It will need to be Stable – Lauren ‘s care requires physically handling her, performing very personal tasks for her, understanding how she communicates, and understanding her need to have the caregiver help her live her life. There cannot be undue turnover in staff and her staff needs to work as a team.

It will need to be Respectful – Lauren is a daughter, niece, granddaughter, cousin, and friend. But most of all, she is an individual who deserves the same respect and consideration that every citizen in this country deserves. She has always been included in her community and must continue to be allowed to live a life where she is valued.

It will need to reflect Love – The care that Lauren has received all of her life has come from a place of love. She is and will always be my baby. I watch my eighty-eight year old mother with my sixty-three year old brother and muse, “Wow, she still thinks of him as her baby!” Intellectually, of course, we know differently. But, emotionally, the love that we felt for our babies never changes. Maybe, for those of us whose child never outgrew many of the care needs that they had as infants, we feel it even more. Even if her caregivers do not love her as I do, their care of Lauren must reflect the knowledge that she is loved by others.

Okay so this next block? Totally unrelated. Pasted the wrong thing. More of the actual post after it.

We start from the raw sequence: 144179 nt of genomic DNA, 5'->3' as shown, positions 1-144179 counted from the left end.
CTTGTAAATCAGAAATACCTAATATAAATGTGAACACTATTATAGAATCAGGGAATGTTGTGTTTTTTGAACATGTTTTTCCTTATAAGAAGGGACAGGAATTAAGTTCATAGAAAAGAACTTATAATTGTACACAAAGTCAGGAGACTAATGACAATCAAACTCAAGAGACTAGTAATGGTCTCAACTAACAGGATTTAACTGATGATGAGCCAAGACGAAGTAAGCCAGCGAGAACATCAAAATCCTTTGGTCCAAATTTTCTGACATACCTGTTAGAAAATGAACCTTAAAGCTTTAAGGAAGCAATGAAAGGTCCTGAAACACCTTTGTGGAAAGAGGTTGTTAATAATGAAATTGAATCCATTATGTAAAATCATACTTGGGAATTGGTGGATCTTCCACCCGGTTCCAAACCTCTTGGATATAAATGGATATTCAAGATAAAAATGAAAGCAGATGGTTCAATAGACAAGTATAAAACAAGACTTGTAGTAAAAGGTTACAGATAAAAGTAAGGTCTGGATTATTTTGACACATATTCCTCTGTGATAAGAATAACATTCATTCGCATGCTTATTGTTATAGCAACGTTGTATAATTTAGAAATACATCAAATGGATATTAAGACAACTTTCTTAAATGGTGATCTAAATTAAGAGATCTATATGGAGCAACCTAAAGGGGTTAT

I need to build a care network around Lauren that will be successful in my absence. Oh, I will most definitely still be around. But, the network must be developed bearing in mind that I won’t always be around. I feel that the quality and security of Lauren’s care thus far reflects my constant oversight and influence. I need to replicate that. One person came to mind that had all the qualities and skills necessary – Lauren's current first shift caregiver, N. But, we needed more than just a caregiver, this person needed to be someone who could share her life, oversee the quality of her care, and basically be my surrogate.  N has agreed to take on this role. And, N comes with a bonus – her wonderful husband, L – who Lauren adores. N and L are in a place in their lives where they are ready for a change and have agreed to move into Lauren’s new home and be her housemates.